10/27/2021
    30:15
  • Why Spending Too Little Could Backfire on Democrats
    When Democrats first set out to expand the social safety net, they envisioned a piece of legislation as transformational as what the party has achieved in the 1960s. In the process, they hoped that they’d win back the working-class voters the party had since lost.But now that they’re on the brink of reaching a deal, the question is whether the enormous cuts and compromises they’ve made will make it impossible to fulfill either ambition.Guest: Jonathan Weisman, a congressional correspondent for The Times.Love listening to New York Times podcasts? Help us test a new audio product in beta and give us your thoughts to shape what it becomes. Visit nytimes.com/audio to join the beta.Sign up here to get The Daily in your inbox each morning. And for an exclusive look at how the biggest stories on our show come together, subscribe to our newsletter. Background reading: As Democrats ponder cutting a $3.5 trillion social safety net bill down to perhaps $2 trillion, a proposal to limit programs to the poor has rekindled a debate on the meaning of government itself.For more information on today’s episode, visit nytimes.com/thedaily. Transcripts of each episode will be made available by the next workday.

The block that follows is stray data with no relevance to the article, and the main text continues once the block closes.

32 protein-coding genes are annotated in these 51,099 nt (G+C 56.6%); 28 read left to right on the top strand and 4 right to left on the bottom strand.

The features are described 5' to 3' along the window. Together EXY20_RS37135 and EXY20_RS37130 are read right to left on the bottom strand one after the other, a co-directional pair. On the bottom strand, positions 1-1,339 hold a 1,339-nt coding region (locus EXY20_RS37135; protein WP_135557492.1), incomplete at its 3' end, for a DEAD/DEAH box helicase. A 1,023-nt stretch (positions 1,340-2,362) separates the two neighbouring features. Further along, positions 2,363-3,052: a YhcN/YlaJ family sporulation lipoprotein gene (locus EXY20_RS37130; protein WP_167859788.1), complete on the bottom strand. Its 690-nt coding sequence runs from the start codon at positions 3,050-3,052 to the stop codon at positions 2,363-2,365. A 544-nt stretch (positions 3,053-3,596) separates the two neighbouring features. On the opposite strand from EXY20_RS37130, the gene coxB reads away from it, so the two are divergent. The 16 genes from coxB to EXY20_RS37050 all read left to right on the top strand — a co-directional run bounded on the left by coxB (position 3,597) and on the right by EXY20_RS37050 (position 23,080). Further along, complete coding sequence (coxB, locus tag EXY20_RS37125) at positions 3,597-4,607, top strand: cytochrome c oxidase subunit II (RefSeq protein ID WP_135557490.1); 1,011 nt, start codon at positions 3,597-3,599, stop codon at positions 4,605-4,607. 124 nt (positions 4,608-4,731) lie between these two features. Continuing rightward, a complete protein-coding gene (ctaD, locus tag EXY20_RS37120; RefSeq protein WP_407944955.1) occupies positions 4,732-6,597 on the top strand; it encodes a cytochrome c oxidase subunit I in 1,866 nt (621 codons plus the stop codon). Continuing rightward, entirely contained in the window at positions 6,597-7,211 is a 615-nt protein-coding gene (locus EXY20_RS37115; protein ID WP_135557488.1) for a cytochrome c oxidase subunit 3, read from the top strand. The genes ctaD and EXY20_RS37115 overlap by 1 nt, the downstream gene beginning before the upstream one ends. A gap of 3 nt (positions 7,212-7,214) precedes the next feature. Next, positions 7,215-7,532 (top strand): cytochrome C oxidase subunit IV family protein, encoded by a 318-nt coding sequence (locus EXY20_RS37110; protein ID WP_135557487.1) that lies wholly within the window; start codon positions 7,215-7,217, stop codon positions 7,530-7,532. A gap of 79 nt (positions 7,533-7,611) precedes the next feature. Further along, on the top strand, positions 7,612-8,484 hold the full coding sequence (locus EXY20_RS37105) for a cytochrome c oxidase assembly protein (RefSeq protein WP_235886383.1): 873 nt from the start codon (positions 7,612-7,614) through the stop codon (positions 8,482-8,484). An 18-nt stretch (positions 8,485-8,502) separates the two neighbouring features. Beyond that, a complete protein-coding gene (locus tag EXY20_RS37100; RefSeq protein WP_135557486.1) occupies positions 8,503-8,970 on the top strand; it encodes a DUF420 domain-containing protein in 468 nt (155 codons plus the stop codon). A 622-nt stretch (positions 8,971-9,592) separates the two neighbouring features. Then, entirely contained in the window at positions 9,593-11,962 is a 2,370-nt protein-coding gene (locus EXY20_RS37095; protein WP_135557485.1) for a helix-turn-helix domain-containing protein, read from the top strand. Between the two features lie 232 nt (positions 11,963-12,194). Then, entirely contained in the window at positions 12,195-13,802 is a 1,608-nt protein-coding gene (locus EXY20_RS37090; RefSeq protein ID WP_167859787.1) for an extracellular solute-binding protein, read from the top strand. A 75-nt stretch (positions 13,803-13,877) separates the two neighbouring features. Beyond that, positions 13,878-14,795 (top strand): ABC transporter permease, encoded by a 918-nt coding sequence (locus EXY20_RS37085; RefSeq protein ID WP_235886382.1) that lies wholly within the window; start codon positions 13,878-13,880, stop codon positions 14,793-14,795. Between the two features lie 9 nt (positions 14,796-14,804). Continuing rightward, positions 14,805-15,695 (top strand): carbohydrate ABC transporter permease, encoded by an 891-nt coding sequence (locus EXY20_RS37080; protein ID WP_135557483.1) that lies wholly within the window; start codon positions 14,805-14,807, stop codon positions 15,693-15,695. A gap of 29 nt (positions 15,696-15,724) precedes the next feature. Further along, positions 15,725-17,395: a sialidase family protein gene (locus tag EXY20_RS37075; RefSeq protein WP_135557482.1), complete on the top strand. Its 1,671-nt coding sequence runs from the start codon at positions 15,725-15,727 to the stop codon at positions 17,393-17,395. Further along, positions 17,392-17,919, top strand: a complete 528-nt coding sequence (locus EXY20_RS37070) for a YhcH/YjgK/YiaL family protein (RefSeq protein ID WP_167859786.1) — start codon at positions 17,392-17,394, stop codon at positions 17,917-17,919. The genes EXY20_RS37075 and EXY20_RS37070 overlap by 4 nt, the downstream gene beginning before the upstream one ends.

10/26/2021
    23:53
  • A Threat to China’s Economy
    Every once in a while a company grows so big and messy that governments fear what would happen to the broader economy if it were to fail. In China, Evergrande, a sprawling real estate developer, is that company.Evergrande has the distinction of being the world’s most debt-saddled property developer and has been on life support for months. A steady drumbeat of bad news in recent weeks has accelerated what many experts warn is inevitable: failure.But will the government let the company fail? And what would happen if it did?Guest: Alexandra Stevenson, a business correspondent based in Hong Kong covering Chinese corporate giants.Love listening to New York Times podcasts? Help us test a new audio product in beta and give us your thoughts to shape what it becomes. Visit nytimes.com/audio to join the beta.Sign up here to get The Daily in your inbox each morning. And for an exclusive look at how the biggest stories on our show come together, subscribe to our newsletter. Background reading: The property giant’s success mirrored the country’s transformation from an agrarian economy to one that embraced capitalism. Its struggles offer a glimpse of a new financial future.Evergrande isn’t the only Chinese real estate developer in trouble — another, Fantasia Holdings Group, recently missed a key payment to foreign bondholders, heightening the persistent fears of a coming crisis in China’s real estate sector.For more information on today’s episode, visit nytimes.com/thedaily. Transcripts of each episode will be made available by the next workday.